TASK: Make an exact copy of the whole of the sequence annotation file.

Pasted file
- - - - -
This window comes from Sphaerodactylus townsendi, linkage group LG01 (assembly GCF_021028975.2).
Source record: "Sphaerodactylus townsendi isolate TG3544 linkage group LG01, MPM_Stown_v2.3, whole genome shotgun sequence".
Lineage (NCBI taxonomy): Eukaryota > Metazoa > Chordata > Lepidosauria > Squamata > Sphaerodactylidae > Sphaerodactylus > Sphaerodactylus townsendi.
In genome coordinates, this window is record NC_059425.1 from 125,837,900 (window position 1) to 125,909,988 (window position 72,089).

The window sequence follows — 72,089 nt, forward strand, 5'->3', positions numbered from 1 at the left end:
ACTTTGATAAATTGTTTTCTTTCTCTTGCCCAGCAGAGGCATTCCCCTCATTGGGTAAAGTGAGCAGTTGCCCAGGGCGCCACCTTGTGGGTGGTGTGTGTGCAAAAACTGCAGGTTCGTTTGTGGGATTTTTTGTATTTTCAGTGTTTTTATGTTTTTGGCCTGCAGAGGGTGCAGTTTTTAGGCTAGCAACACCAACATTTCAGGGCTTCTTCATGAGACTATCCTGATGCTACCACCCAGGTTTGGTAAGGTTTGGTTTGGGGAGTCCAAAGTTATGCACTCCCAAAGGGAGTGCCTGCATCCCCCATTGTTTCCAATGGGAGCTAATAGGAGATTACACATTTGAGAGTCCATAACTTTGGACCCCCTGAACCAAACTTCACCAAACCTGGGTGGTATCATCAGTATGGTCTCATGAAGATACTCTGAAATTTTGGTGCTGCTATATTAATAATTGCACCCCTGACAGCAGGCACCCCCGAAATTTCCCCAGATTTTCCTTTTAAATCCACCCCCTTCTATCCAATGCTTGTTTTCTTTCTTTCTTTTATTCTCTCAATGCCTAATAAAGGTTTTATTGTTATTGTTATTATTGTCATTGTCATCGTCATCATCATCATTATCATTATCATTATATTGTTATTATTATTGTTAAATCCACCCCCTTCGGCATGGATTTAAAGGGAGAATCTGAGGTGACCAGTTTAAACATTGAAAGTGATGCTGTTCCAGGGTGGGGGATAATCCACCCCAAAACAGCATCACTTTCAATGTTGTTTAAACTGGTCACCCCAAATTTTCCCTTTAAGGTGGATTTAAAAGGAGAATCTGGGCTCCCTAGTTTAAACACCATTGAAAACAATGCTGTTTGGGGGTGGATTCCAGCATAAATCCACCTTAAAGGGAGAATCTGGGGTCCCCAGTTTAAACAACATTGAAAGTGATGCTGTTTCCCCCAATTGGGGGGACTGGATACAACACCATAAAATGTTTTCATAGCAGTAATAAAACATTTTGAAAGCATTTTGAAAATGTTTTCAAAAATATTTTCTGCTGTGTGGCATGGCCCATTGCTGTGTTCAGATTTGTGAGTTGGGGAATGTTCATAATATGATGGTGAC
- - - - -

This window comes from Sphaerodactylus townsendi, linkage group LG01 (assembly GCF_021028975.2).
Source record: "Sphaerodactylus townsendi isolate TG3544 linkage group LG01, MPM_Stown_v2.3, whole genome shotgun sequence".
Lineage (NCBI taxonomy): Eukaryota > Metazoa > Chordata > Lepidosauria > Squamata > Sphaerodactylidae > Sphaerodactylus > Sphaerodactylus townsendi.
In genome coordinates, this window is record NC_059425.1 from 125,837,900 (window position 1) to 125,909,988 (window position 72,089).

The window sequence follows — 72,089 nt, forward strand, 5'->3', positions numbered from 1 at the left end:
ACTTTGATAAATTGTTTTCTTTCTCTTGCCCAGCAGAGGCATTCCCCTCATTGGGTAAAGTGAGCAGTTGCCCAGGGCGCCACCTTGTGGGTGGTGTGTGTGCAAAAACTGCAGGTTCGTTTGTGGGATTTTTTGTATTTTCAGTGTTTTTATGTTTTTGGCCTGCAGAGGGTGCAGTTTTTAGGCTAGCAACACCAACATTTCAGGGCTTCTTCATGAGACTATCCTGATGCTACCACCCAGGTTTGGTAAGGTTTGGTTTGGGGAGTCCAAAGTTATGCACTCCCAAAGGGAGTGCCTGCATCCCCCATTGTTTCCAATGGGAGCTAATAGGAGATTACACATTTGAGAGTCCATAACTTTGGACCCCCTGAACCAAACTTCACCAAACCTGGGTGGTATCATCAGTATGGTCTCATGAAGATACTCTGAAATTTTGGTGCTGCTATATTAATAATTGCACCCCTGACAGCAGGCACCCCCGAAATTTCCCCAGATTTTCCTTTTAAATCCACCCCCTTCTATCCAATGCTTGTTTTCTTTCTTTCTTTTATTCTCTCAATGCCTAATAAAGGTTTTATTGTTATTGTTATTATTGTCATTGTCATCGTCATCATCATCATTATCATTATCATTATATTGTTATTATTATTGTTAAATCCACCCCCTTCGGCATGGATTTAAAGGGAGAATCTGAGGTGACCAGTTTAAACATTGAAAGTGATGCTGTTCCAGGGTGGGGGATAATCCACCCCAAAACAGCATCACTTTCAATGTTGTTTAAACTGGTCACCCCAAATTTTCCCTTTAAGGTGGATTTAAAAGGAGAATCTGGGCTCCCTAGTTTAAACACCATTGAAAACAATGCTGTTTGGGGGTGGATTCCAGCATAAATCCACCTTAAAGGGAGAATCTGGGGTCCCCAGTTTAAACAACATTGAAAGTGATGCTGTTTCCCCCAATTGGGGGGACTGGATACAACACCATAAAATGTTTTCATAGCAGTAATAAAACATTTTGAAAGCATTTTGAAAATGTTTTCAAAAATATTTTCTGCTGTGTGGCATGGCCCATTGCTGTGTTCAGATTTGTGAGTTGGGGAATGTTCATAATATGATGGTGAC